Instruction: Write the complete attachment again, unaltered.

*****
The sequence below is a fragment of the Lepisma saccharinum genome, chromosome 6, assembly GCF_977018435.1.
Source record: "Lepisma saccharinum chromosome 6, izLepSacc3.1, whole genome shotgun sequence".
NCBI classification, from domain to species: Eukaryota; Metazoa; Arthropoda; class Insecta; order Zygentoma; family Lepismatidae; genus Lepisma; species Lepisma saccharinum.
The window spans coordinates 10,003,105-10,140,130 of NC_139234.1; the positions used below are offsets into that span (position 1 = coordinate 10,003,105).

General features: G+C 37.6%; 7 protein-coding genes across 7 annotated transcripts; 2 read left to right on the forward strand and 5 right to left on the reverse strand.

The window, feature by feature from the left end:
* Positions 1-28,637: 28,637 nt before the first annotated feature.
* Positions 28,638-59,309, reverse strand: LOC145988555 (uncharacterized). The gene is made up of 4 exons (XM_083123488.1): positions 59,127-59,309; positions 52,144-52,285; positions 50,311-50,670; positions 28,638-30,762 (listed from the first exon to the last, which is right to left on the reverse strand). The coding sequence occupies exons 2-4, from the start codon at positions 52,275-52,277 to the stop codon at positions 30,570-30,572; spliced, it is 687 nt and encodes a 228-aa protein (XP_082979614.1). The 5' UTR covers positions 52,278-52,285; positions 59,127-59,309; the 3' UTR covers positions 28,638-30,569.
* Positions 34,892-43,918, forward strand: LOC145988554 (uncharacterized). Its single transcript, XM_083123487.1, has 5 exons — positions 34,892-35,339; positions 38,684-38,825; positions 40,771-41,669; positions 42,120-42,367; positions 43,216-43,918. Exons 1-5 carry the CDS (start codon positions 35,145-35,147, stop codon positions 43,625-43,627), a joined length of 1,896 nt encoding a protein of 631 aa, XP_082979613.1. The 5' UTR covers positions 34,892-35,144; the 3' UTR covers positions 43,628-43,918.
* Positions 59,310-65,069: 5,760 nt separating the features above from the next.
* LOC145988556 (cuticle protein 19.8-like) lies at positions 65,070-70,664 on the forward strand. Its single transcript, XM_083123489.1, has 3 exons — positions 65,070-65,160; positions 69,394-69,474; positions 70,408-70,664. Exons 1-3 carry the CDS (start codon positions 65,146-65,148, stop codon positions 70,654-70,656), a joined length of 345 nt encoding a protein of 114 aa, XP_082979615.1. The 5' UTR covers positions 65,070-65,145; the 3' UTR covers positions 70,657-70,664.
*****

The sequence below is a fragment of the Lepisma saccharinum genome, chromosome 6, assembly GCF_977018435.1.
Source record: "Lepisma saccharinum chromosome 6, izLepSacc3.1, whole genome shotgun sequence".
NCBI classification, from domain to species: Eukaryota; Metazoa; Arthropoda; class Insecta; order Zygentoma; family Lepismatidae; genus Lepisma; species Lepisma saccharinum.
The window spans coordinates 10,003,105-10,140,130 of NC_139234.1; the positions used below are offsets into that span (position 1 = coordinate 10,003,105).

General features: G+C 37.6%; 7 protein-coding genes across 7 annotated transcripts; 2 read left to right on the forward strand and 5 right to left on the reverse strand.

The window, feature by feature from the left end:
* Positions 1-28,637: 28,637 nt before the first annotated feature.
* Positions 28,638-59,309, reverse strand: LOC145988555 (uncharacterized). The gene is made up of 4 exons (XM_083123488.1): positions 59,127-59,309; positions 52,144-52,285; positions 50,311-50,670; positions 28,638-30,762 (listed from the first exon to the last, which is right to left on the reverse strand). The coding sequence occupies exons 2-4, from the start codon at positions 52,275-52,277 to the stop codon at positions 30,570-30,572; spliced, it is 687 nt and encodes a 228-aa protein (XP_082979614.1). The 5' UTR covers positions 52,278-52,285; positions 59,127-59,309; the 3' UTR covers positions 28,638-30,569.
* Positions 34,892-43,918, forward strand: LOC145988554 (uncharacterized). Its single transcript, XM_083123487.1, has 5 exons — positions 34,892-35,339; positions 38,684-38,825; positions 40,771-41,669; positions 42,120-42,367; positions 43,216-43,918. Exons 1-5 carry the CDS (start codon positions 35,145-35,147, stop codon positions 43,625-43,627), a joined length of 1,896 nt encoding a protein of 631 aa, XP_082979613.1. The 5' UTR covers positions 34,892-35,144; the 3' UTR covers positions 43,628-43,918.
* Positions 59,310-65,069: 5,760 nt separating the features above from the next.
* LOC145988556 (cuticle protein 19.8-like) lies at positions 65,070-70,664 on the forward strand. Its single transcript, XM_083123489.1, has 3 exons — positions 65,070-65,160; positions 69,394-69,474; positions 70,408-70,664. Exons 1-3 carry the CDS (start codon positions 65,146-65,148, stop codon positions 70,654-70,656), a joined length of 345 nt encoding a protein of 114 aa, XP_082979615.1. The 5' UTR covers positions 65,070-65,145; the 3' UTR covers positions 70,657-70,664.